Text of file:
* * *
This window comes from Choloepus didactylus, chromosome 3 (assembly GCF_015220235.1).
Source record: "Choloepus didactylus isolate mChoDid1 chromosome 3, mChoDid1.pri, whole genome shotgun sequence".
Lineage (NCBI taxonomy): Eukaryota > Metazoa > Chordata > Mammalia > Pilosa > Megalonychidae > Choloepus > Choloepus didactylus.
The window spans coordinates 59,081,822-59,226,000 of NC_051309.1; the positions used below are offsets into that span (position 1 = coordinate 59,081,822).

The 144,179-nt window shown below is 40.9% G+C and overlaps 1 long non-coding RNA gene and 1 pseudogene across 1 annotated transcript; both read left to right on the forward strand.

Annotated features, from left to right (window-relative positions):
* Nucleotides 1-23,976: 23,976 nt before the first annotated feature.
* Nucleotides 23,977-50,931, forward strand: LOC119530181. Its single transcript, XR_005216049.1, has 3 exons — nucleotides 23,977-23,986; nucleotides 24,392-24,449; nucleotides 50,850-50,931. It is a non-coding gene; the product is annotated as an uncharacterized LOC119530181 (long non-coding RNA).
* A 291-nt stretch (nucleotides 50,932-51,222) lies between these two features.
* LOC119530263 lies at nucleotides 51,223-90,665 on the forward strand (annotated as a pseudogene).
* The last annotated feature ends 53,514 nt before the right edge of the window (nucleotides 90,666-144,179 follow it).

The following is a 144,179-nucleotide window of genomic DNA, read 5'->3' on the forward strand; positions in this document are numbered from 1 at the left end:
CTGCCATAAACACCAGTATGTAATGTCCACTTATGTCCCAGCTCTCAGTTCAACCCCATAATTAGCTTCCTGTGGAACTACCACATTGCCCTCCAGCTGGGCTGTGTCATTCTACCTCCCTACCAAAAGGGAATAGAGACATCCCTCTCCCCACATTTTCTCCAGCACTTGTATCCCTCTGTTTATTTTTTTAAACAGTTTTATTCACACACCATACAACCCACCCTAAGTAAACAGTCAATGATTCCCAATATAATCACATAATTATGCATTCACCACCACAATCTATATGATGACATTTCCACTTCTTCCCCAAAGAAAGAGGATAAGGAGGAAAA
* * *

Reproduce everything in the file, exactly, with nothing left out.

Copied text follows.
This window comes from Choloepus didactylus, chromosome 3 (assembly GCF_015220235.1).
Source record: "Choloepus didactylus isolate mChoDid1 chromosome 3, mChoDid1.pri, whole genome shotgun sequence".
Lineage (NCBI taxonomy): Eukaryota > Metazoa > Chordata > Mammalia > Pilosa > Megalonychidae > Choloepus > Choloepus didactylus.
The window spans coordinates 59,081,822-59,226,000 of NC_051309.1; the positions used below are offsets into that span (position 1 = coordinate 59,081,822).

The 144,179-nt window shown below is 40.9% G+C and overlaps 1 long non-coding RNA gene and 1 pseudogene across 1 annotated transcript; both read left to right on the forward strand.

Annotated features, from left to right (window-relative positions):
* Nucleotides 1-23,976: 23,976 nt before the first annotated feature.
* Nucleotides 23,977-50,931, forward strand: LOC119530181. Its single transcript, XR_005216049.1, has 3 exons — nucleotides 23,977-23,986; nucleotides 24,392-24,449; nucleotides 50,850-50,931. It is a non-coding gene; the product is annotated as an uncharacterized LOC119530181 (long non-coding RNA).
* A 291-nt stretch (nucleotides 50,932-51,222) lies between these two features.
* LOC119530263 lies at nucleotides 51,223-90,665 on the forward strand (annotated as a pseudogene).
* The last annotated feature ends 53,514 nt before the right edge of the window (nucleotides 90,666-144,179 follow it).

The following is a 144,179-nucleotide window of genomic DNA, read 5'->3' on the forward strand; positions in this document are numbered from 1 at the left end:
CTGCCATAAACACCAGTATGTAATGTCCACTTATGTCCCAGCTCTCAGTTCAACCCCATAATTAGCTTCCTGTGGAACTACCACATTGCCCTCCAGCTGGGCTGTGTCATTCTACCTCCCTACCAAAAGGGAATAGAGACATCCCTCTCCCCACATTTTCTCCAGCACTTGTATCCCTCTGTTTATTTTTTTAAACAGTTTTATTCACACACCATACAACCCACCCTAAGTAAACAGTCAATGATTCCCAATATAATCACATAATTATGCATTCACCACCACAATCTATATGATGACATTTCCACTTCTTCCCCAAAGAAAGAGGATAAGGAGGAAAA